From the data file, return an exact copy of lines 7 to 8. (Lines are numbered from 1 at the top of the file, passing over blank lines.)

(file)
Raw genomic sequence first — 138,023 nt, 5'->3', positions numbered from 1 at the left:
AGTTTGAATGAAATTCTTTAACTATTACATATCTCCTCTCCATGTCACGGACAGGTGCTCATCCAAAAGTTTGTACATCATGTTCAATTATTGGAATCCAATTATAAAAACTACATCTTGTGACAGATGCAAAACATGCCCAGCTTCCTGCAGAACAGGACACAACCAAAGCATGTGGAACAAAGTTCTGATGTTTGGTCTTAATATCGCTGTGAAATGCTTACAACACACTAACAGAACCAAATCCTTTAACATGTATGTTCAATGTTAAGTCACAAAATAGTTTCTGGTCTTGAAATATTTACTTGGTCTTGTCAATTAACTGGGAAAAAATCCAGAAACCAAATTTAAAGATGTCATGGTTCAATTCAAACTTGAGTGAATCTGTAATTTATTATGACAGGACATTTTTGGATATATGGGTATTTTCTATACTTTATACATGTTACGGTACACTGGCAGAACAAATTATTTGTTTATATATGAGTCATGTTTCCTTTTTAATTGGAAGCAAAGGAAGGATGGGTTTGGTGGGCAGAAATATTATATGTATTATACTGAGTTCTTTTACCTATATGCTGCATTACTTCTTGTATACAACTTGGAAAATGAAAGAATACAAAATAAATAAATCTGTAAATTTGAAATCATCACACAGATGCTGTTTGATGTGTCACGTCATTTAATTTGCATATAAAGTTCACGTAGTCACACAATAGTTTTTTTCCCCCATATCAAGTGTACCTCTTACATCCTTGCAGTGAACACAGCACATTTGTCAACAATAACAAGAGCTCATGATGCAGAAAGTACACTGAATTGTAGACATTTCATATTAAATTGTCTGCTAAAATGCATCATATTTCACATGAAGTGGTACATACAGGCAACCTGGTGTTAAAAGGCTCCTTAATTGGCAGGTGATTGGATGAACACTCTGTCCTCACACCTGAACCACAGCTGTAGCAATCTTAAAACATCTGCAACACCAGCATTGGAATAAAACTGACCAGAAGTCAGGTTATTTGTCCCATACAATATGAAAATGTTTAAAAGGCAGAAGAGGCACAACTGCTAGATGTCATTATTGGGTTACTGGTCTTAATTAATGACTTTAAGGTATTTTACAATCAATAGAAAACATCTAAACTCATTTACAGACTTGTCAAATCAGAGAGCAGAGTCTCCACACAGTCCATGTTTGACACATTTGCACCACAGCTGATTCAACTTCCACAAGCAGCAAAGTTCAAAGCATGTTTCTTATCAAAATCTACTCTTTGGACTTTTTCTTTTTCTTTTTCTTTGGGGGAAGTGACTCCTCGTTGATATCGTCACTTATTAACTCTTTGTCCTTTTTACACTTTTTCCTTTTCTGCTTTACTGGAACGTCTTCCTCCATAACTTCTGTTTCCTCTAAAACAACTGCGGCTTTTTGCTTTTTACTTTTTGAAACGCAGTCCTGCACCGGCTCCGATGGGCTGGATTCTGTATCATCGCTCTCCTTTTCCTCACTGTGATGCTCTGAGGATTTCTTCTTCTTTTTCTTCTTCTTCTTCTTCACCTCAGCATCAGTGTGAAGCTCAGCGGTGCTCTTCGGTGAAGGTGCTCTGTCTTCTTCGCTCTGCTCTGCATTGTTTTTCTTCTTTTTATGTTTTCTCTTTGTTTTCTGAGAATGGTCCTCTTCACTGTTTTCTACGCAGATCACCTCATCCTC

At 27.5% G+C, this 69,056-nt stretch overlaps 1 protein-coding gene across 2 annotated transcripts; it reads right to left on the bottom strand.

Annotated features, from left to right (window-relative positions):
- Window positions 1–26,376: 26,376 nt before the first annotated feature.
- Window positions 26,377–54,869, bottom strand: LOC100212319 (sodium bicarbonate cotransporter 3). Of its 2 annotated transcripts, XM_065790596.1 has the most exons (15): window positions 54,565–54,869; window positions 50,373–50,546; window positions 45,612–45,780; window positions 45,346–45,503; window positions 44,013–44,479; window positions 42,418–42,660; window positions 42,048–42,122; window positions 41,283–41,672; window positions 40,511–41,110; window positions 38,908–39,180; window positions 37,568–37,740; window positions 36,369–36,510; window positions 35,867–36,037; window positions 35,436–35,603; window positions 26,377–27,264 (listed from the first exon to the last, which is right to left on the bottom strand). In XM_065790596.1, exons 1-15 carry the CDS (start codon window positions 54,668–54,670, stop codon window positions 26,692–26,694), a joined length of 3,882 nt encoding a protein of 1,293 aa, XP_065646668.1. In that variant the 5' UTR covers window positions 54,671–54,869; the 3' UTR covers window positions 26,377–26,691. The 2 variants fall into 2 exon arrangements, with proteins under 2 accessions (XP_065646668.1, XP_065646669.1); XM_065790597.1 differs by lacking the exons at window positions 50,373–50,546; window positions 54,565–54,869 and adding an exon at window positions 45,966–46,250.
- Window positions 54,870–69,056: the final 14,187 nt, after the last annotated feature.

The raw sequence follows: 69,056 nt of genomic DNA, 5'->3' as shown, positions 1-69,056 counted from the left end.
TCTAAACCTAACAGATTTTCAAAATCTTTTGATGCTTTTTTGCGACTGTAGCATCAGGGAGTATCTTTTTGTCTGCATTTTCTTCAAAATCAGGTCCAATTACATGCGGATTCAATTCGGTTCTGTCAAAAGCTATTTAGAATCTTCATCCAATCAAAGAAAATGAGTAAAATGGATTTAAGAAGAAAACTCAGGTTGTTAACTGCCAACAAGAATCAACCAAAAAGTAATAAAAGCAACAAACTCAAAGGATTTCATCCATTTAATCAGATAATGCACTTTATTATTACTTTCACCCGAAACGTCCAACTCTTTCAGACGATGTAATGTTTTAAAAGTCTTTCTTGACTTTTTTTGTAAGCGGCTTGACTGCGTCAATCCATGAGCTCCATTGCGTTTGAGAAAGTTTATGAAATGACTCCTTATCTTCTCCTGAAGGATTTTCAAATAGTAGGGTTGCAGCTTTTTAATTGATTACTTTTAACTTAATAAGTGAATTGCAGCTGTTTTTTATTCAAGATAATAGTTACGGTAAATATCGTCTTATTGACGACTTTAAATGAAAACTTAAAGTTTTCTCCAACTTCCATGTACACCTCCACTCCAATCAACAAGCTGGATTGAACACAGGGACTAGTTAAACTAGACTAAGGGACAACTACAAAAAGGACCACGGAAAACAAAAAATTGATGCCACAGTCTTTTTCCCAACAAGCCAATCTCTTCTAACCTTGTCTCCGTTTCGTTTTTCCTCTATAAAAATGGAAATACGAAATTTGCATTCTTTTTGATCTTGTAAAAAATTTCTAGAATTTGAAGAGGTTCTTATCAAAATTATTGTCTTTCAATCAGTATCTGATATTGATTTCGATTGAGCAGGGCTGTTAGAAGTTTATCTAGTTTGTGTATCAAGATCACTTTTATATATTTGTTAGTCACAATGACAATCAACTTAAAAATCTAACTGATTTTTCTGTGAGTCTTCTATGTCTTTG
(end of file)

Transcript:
- Window positions 54,870–69,056: the final 14,187 nt, after the last annotated feature.

The raw sequence follows: 69,056 nt of genomic DNA, 5'->3' as shown, positions 1-69,056 counted from the left end.